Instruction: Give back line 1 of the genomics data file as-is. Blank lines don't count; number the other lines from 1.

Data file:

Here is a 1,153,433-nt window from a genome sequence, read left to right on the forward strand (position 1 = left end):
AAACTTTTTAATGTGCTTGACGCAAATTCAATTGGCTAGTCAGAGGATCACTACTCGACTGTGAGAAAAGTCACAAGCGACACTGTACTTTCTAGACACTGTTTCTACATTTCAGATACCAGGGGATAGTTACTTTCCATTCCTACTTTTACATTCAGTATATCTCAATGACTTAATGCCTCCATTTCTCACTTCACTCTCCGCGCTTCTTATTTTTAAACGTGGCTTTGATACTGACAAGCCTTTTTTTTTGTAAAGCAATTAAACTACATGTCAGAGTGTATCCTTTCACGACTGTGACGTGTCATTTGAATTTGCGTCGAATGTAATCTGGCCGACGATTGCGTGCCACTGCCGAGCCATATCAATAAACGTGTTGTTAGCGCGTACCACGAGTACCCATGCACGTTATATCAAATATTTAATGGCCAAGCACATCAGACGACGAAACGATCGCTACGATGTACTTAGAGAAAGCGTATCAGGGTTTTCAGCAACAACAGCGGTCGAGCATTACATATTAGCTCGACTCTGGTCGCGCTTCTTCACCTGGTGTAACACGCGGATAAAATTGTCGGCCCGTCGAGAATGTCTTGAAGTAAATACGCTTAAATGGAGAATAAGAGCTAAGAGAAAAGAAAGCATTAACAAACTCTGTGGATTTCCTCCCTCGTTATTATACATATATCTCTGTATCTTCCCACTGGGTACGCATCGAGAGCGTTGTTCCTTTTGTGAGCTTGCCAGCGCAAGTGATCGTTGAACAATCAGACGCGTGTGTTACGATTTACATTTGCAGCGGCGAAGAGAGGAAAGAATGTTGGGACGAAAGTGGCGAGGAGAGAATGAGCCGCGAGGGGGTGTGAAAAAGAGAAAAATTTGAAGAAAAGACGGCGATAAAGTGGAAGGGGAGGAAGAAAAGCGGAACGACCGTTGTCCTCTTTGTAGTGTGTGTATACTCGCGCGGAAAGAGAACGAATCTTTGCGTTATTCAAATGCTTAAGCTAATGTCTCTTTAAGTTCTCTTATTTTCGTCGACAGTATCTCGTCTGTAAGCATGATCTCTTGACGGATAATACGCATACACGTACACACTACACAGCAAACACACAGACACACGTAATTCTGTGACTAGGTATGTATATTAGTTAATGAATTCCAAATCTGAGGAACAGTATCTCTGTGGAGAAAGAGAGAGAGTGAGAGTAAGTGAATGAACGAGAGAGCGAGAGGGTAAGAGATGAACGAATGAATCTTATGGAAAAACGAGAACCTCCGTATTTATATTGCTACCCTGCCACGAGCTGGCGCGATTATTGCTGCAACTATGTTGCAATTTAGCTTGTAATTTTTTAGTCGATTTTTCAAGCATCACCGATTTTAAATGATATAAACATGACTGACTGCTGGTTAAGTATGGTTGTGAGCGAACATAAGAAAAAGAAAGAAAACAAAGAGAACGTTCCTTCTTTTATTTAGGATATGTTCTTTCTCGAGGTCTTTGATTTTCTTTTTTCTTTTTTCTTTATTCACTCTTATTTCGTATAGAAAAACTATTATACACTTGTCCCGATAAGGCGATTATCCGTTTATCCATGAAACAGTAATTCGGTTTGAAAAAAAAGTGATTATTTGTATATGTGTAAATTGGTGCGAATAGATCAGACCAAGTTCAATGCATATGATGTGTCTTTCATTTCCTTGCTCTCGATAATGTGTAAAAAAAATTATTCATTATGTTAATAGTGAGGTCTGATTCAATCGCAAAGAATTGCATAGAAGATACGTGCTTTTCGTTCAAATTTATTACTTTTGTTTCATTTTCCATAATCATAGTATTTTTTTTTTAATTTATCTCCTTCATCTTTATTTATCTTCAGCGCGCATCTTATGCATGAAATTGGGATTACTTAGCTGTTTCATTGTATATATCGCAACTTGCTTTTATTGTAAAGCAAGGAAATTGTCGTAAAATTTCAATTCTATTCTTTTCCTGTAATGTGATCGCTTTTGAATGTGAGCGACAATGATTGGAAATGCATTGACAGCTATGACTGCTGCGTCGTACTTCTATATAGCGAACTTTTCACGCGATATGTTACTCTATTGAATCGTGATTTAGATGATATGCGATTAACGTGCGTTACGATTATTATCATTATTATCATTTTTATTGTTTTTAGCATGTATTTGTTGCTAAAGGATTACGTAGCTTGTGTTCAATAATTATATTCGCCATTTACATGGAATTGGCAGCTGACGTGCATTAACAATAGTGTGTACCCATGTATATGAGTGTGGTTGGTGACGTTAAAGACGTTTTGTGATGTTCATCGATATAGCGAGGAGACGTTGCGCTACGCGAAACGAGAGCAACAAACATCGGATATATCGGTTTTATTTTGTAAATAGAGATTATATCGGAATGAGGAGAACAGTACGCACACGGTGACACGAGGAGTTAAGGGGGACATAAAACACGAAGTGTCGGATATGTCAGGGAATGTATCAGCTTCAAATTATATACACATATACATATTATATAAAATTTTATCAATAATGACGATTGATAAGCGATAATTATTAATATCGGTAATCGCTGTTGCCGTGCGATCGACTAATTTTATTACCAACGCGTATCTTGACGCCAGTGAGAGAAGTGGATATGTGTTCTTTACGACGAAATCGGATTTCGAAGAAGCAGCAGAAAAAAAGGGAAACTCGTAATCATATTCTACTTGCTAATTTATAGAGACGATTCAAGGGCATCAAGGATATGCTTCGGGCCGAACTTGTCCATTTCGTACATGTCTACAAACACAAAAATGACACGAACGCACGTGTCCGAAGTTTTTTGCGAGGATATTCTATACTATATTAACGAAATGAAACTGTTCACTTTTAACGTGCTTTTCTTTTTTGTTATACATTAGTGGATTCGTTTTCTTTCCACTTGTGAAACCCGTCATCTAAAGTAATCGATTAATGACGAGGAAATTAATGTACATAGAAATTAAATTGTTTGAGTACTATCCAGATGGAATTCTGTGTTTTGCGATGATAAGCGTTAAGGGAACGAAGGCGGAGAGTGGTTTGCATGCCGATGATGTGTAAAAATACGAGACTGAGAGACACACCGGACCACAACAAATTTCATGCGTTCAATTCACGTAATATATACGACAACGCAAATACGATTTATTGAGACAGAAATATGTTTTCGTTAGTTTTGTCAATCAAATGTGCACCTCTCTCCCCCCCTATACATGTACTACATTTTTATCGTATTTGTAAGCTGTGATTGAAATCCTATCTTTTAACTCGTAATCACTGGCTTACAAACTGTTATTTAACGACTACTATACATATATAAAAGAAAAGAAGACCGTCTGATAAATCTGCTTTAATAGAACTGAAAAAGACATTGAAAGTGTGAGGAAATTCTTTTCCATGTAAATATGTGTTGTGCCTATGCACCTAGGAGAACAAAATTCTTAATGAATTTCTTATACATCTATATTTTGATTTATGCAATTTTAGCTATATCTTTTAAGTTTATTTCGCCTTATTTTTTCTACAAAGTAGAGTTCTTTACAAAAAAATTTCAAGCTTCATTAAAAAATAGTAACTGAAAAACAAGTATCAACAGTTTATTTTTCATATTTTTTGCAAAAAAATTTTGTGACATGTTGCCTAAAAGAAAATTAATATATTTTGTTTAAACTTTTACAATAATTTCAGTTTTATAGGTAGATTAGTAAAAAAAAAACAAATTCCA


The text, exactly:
Here is a 1,153,433-nt window from a genome sequence, read left to right on the forward strand (position 1 = left end):